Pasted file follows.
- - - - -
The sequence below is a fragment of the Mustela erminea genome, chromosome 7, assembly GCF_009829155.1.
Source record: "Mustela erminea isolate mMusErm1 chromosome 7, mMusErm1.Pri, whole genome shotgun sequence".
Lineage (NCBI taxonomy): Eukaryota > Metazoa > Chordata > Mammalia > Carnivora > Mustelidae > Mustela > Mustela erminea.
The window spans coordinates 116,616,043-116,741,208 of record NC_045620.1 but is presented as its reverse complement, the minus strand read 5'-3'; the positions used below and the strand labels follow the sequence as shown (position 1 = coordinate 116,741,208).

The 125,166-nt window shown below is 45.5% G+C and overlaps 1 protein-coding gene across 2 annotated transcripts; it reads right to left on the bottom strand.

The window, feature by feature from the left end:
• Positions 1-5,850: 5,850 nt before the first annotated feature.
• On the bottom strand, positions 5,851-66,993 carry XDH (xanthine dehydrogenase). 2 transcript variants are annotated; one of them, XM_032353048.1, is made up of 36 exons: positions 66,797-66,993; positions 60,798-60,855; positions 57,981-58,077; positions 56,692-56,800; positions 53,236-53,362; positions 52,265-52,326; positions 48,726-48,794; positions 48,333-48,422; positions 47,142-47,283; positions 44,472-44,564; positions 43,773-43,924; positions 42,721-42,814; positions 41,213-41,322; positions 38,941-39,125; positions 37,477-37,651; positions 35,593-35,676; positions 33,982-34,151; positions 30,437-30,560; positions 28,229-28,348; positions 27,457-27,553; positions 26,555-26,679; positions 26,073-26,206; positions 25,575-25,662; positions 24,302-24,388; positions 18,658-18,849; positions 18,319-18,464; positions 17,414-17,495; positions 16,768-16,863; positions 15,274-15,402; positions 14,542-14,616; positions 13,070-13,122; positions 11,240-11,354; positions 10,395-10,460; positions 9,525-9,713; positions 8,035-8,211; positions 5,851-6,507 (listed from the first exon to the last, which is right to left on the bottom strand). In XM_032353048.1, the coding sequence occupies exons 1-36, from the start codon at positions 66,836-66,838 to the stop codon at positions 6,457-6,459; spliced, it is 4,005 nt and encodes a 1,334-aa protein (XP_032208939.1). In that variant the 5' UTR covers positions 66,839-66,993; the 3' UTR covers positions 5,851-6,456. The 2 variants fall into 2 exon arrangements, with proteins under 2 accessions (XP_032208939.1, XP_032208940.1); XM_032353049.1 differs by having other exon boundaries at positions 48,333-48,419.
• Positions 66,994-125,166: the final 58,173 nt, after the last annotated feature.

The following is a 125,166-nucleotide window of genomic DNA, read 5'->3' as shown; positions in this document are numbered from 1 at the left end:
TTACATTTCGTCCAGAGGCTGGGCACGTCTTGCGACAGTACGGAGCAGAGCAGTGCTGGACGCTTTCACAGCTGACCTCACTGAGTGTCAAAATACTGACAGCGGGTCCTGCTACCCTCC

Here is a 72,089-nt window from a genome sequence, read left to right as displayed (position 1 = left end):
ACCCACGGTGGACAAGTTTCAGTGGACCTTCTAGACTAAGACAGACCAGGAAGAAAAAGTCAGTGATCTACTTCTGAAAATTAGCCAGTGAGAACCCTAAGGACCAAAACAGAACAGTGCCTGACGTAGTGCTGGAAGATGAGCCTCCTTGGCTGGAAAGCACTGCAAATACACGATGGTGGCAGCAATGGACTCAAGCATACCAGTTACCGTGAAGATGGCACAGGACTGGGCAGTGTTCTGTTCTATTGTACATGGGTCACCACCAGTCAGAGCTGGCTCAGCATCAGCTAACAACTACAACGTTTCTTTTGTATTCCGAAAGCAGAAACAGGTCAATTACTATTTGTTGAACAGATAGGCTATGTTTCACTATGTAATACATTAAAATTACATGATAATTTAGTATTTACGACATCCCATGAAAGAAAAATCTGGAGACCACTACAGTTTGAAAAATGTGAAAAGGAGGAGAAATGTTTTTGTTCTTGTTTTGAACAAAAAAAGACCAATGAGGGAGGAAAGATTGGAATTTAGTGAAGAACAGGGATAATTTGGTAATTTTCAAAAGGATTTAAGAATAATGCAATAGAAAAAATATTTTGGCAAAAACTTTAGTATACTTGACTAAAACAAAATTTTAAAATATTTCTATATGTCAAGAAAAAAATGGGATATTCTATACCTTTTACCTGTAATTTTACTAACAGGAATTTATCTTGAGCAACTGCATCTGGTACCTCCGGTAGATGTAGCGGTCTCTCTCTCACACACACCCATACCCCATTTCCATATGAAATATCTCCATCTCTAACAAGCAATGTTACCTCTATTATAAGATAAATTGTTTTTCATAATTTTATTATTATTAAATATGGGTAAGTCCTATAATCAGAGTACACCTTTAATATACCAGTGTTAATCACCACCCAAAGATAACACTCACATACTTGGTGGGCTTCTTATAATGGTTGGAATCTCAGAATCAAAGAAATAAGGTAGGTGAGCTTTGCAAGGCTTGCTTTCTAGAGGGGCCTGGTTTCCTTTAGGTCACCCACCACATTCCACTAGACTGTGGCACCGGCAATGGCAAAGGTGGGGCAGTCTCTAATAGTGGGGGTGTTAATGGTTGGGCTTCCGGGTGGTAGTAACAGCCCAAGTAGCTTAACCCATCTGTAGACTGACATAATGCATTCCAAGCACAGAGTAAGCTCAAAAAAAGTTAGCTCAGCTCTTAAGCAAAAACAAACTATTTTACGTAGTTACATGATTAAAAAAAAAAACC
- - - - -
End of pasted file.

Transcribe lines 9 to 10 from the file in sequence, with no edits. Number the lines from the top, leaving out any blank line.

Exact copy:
• Positions 66,994-125,166: the final 58,173 nt, after the last annotated feature.

The following is a 125,166-nucleotide window of genomic DNA, read 5'->3' as shown; positions in this document are numbered from 1 at the left end: